There are two major species of concert pianists. One dresses in black and performs music by dead composers with German accents for audiences respectful, devoted and silent. Others usually dress more flamboyantly, favor a repertory full of show-off opportunities, do the talkshow circuit and draw huge, adoring crowds. As it happened, renowned representatives of both species played spectacularly well at Disney Hall within days of one another last week: Vienna-born Alfred Brendel, who played Mozart and Beethoven in white tie, and Shenyang-born Lang Lang, who played Rachmaninoff in a fine red shirt. Guess who drew the wildest ovation.
Now a tender 22, Lang Lang arrived via the traditional breakthrough, as a last-minute substitute (for the indisposed Andre Watts at a Chicago gig). Leaving no doubts from the start as to the amazement of his technical gifts, he has lately, however, been drawing knuckle-raps from critics for a tendency toward playing cute with audiences, mannerisms made easy by the outgoing nature of his chosen repertory: the in-your-face concertos of Tchaikovsky and Rachmaninoff. At his Los Angeles engagement, however, he took a behavioral right turn — to the betterment of the music under his fabulous fingers and the overall image he projected from the Disney Hall stage.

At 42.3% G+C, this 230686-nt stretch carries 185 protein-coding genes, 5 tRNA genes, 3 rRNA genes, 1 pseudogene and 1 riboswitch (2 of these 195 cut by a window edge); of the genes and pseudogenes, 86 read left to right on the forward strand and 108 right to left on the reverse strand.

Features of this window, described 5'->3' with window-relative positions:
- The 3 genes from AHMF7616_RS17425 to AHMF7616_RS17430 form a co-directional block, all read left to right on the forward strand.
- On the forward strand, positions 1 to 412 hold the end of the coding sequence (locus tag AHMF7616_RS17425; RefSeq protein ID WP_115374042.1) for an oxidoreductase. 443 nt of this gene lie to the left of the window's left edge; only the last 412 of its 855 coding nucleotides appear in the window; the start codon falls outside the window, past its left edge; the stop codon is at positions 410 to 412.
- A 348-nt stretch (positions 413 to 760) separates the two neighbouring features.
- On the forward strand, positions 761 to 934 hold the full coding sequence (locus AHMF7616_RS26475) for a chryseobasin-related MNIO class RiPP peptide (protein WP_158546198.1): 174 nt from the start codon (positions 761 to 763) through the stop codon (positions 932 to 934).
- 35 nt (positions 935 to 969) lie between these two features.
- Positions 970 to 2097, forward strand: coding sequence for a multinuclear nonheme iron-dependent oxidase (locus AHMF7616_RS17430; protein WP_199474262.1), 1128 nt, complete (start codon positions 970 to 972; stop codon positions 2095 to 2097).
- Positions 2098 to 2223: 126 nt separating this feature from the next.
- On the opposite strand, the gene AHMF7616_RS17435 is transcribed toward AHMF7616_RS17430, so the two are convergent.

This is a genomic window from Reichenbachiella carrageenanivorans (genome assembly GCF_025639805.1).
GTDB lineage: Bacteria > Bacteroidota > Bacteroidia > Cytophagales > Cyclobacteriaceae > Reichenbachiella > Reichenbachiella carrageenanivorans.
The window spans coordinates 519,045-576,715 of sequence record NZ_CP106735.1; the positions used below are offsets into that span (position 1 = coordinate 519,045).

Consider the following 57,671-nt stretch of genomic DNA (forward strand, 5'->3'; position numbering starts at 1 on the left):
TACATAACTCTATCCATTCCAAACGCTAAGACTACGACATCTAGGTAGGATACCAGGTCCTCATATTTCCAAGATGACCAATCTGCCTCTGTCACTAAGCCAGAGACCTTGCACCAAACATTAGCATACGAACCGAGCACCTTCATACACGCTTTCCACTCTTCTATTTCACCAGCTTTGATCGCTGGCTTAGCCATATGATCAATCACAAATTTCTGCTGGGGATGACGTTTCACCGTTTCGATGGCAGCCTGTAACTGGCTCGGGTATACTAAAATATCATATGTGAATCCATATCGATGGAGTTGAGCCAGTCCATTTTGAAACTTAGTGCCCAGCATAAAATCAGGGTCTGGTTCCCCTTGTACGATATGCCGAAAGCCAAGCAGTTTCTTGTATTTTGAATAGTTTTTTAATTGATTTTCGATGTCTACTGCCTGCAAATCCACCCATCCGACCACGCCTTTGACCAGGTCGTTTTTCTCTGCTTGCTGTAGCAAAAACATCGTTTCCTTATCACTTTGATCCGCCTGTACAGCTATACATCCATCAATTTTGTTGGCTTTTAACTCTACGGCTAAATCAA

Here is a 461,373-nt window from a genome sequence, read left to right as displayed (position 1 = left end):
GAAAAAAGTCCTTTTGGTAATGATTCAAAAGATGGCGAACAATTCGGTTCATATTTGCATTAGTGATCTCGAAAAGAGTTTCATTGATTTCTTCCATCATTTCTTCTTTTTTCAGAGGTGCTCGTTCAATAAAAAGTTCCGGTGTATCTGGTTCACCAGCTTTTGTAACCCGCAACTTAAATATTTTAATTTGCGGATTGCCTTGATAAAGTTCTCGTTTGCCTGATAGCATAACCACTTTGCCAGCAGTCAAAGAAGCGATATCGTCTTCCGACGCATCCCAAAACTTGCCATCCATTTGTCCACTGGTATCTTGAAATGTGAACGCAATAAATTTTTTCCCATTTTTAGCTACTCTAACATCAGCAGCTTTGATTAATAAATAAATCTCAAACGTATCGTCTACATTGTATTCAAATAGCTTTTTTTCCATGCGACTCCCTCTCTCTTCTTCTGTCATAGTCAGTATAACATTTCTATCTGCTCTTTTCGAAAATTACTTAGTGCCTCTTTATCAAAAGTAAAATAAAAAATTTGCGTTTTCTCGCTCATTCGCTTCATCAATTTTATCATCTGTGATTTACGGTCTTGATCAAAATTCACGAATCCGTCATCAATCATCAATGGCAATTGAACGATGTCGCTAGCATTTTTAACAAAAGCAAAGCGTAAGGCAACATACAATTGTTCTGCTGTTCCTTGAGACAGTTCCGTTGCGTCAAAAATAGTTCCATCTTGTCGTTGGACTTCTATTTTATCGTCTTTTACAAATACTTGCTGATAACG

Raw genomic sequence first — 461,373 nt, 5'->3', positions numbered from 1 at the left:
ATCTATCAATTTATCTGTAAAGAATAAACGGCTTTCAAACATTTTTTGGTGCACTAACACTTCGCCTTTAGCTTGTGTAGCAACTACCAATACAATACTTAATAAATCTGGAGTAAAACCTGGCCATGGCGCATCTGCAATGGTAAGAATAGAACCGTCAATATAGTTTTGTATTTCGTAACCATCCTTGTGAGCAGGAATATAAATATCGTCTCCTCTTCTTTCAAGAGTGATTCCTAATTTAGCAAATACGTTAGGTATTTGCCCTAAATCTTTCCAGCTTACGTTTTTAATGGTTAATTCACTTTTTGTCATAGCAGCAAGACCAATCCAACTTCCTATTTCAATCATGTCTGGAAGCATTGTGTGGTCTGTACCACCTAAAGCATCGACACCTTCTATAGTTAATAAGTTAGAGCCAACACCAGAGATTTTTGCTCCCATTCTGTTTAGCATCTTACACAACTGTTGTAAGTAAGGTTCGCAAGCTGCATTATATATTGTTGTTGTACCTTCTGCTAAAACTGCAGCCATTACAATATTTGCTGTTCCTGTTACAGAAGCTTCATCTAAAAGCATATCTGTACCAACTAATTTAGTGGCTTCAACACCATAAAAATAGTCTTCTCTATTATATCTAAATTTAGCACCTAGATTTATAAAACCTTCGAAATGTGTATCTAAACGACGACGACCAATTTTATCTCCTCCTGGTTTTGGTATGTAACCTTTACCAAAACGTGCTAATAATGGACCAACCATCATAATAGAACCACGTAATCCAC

With substantial support from the conductor, the Colorado Symphony’s Marin Alsop, in her first indoor appearance with the Philharmonic after several shots at the Hollywood Bowl, Lang Lang delivered a powerful version of Rachmaninoff’s Second (“Full Moon and Empty Arms”) Piano Concerto admirably free of crowd-wooing stage biz. It may, in fact, have been the first-ever performance of the work so brisk and tautly controlled as to forestall audience applause between movements.
Following the performance, in place of the usual trapeze act for an encore, the young pianist delivered a quiet, beautifully poetic traversal of Schumann’s “Traumerei.” There were cheers aplenty, of course, and it’s a safe bet that they were provoked as much by surprise as delight. This may very well have been the graduation ceremony for Lang Lang from piano whiz to musician.
Alsop’s program began with the thud and blunder of Tchaikovsky’s Inferno-inspired “Francesca da Rimini” and went on to a near-forgotten early American symphony, the first of Samuel Barber. Both works served the purpose of making Rachmaninoff’s flamboyant effort sound even better than it was.